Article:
Kelvin Mbuvi Kioko alias Bahati is a renowned Kenyan musician who lives a flashy lifestyle.
Bahati started singing in high school.
The singer-turned-politician doesn’t shy away from displaying his opulence to all and sundry.
To prove he’s wealthy, the former Mathare MP aspirant disclosed he spent KSh 33 million during the 2022 campaigns.
“So far I have spent like KSh 33 million. I am planning to spend KSh 10 million on election day,” Bahati said before the Tuesday, August 9 General Election, which he lost.
Bahati’s early life
The Nakupa Moyo hitmaker grew up in a children’s home after he lost his mother while young.
The artiste, who’s married to Diana Marua, said he takes no offence in being referred to as ‘Mtoto wa Diana’ since his wife provides him with the motherly love that he lost.
“I remember When I started Dating @Diana_marua I once told her, babe, “I wish you could love me like my mother. This is because I had grown up in a children’s home set up, and as an orphan, I always wished I had someone to call mum. No matter how old, everyone still yearns for some mother’s love.
And so these days when “they” call me Mtoto wa Diana, I take No offence because this girl here is still the closest type of Love I have had to my mama,” he wrote on his social media pages in February 2021.
Bahati’s music career
The Sweet Love hitmaker started his music journey while still a student in high school, as reported by Who Owns Kenya.
He was one of the performers at the 2010 and 2011 National Music Festivals, where he represented St Theresa Boys, Eastleigh.
His guitar skills at the events caught the attention of participants.
After completing his secondary school studies, he ventured into music to earn a living.
He did a collaboration with music producer J Blessing and released his first song Siku ya Kanza. Since then, he has never looked back, releasing hit after hit.
His popular songs include Barua, Mama, Machozi, Wanani, Adhiambo, Taniua, Pete Yangu and Size Yangu.
Bahati has made a name for himself in the Kenyan music industry.
The 28-year-old has raked in millions through his music. He makes millions from YouTube and holding shows.
In the 2017 campaigns, he was hired by the then ruling Jubilee Party to thrill the crowd at the Kasarani Stadium.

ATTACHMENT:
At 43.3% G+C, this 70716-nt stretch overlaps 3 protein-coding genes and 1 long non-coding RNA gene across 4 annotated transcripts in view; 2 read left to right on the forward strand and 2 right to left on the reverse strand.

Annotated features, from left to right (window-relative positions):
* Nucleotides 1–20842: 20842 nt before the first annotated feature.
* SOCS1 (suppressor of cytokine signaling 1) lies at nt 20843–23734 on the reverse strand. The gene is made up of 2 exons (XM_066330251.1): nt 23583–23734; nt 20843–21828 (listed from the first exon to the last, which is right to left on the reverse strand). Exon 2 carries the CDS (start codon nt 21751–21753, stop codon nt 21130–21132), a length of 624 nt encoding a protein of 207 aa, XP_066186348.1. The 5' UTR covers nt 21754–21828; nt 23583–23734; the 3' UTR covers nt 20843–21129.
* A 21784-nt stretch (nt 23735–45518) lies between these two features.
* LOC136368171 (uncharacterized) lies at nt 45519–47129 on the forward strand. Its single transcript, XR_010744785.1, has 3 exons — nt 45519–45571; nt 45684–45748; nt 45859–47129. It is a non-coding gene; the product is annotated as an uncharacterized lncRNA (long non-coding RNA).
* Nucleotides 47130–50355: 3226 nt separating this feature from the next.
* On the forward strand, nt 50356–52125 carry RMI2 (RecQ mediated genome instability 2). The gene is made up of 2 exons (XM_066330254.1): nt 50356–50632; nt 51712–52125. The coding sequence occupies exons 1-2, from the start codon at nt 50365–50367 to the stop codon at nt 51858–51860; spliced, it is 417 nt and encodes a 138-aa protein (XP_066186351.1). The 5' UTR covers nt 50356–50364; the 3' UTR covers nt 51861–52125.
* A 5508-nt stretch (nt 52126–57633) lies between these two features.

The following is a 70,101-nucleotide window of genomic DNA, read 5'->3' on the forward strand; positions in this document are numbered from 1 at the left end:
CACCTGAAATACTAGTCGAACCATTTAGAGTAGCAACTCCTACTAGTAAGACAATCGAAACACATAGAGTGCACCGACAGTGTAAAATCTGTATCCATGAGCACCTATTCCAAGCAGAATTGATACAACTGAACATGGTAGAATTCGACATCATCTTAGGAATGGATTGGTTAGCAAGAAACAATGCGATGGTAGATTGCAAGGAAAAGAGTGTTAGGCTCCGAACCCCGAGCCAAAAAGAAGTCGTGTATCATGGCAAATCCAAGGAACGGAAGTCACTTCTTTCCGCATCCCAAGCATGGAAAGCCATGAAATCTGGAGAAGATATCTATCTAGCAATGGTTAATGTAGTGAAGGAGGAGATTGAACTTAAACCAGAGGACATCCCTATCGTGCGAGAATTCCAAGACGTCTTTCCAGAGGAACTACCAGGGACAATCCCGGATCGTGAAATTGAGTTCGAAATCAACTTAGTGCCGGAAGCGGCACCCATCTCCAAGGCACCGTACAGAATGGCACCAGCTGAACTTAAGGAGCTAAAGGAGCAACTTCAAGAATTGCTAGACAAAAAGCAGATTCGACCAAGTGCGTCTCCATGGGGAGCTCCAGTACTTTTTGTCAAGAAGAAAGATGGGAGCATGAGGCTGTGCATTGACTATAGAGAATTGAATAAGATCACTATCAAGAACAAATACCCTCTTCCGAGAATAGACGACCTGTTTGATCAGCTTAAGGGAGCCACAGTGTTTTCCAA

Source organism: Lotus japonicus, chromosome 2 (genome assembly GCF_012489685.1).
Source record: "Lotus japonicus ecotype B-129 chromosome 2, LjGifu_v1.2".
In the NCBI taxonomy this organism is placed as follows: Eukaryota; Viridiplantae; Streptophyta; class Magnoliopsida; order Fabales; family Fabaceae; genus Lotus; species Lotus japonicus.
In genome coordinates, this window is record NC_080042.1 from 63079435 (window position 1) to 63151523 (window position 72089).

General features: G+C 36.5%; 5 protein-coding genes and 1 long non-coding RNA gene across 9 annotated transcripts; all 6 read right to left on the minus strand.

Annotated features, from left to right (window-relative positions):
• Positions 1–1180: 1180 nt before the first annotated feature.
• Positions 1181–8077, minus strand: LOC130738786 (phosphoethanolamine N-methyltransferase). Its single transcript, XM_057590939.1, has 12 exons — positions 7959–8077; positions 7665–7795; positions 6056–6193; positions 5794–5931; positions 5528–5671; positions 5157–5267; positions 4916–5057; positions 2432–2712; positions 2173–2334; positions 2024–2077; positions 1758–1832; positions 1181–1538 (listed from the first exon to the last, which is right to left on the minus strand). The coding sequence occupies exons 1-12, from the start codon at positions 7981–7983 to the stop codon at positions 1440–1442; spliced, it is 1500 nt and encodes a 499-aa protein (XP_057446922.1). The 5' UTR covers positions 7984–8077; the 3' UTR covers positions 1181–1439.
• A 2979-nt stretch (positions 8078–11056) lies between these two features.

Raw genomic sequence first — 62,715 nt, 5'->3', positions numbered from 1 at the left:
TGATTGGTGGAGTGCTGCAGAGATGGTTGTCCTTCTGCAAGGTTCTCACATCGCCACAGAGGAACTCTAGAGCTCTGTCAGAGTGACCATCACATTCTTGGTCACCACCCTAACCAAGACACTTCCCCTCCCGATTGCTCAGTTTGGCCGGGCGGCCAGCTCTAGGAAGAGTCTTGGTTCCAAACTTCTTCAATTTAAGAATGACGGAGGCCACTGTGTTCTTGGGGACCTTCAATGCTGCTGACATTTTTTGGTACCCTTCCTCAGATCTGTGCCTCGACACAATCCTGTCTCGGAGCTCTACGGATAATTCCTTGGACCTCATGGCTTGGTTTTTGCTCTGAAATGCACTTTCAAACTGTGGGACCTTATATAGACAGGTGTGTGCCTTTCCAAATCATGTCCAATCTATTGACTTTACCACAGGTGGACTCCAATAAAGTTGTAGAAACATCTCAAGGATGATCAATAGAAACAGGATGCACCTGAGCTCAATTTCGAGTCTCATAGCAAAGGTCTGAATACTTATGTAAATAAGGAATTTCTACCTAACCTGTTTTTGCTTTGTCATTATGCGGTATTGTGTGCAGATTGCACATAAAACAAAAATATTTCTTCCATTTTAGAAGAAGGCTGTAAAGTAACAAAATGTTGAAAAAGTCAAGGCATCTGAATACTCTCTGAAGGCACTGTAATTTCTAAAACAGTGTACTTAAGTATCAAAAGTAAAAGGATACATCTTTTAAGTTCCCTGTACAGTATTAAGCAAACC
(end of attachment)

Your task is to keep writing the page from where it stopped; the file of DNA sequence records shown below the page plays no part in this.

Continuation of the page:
What does he own?
1. Expensive bungalow
In October 2018, the singer bought his wife and daughters a fully-furnished house and made it public through his reality TV show, Being Bahati.
He revealed the bungalow cost him a whopping KSh 10 million.
”It has some features that generate things such as cool air weather. It does not go anywhere below KSh 10 million,” he claimed.
2. Multi-million cars
Mtoto wa Mama rides expensive cars. He loves German machines if the photos he previously shared are anything to go by.
His collection include:
Mercedes E Class
The car can accelerate from 0 to 100km/hr in four seconds. It cost between KSh 8 to KSh 9 million. Its features include a panoramic roof, leather interior, audio steering controls and fog lights.
The musician uses his customised Toyota Hiace for music tours across the country.
The vehicle has a sound system to ease his perfomance.
On his 25th birthday, Diana Marua surprised Bahati with a Range Rover that must have cost her an arm and a leg.
Bahati’s shoe collection
The artiste mostly dresses casually. His collection of shoes includes Airmax, Nike, and Adidas.
He also rocks expensive jewellery, including gold chains and watches
3. YouTube channel
Bahati runs a YouTube channel with over 1.05 million subscribers. He joined the video platform on August 7, 2012.
As of Saturday, October 1, his videos had garnered over 185 million views.
Bahati and his wife take home approximately KSh 3 million monthly from YouTube.
4. Children’s home
Bahati was the proprietor of EMB Records, a music production company. However, the gospel singer turned gengetone musician converted it into a children’s home over alleged ‘jealously’.
He claimed a lot of people were conspiring against most artistes he had signed or chose to support.
The chap lamented that gospel godfathers and gatekeepers did not want to see anyone he touched make it in the flooded industry.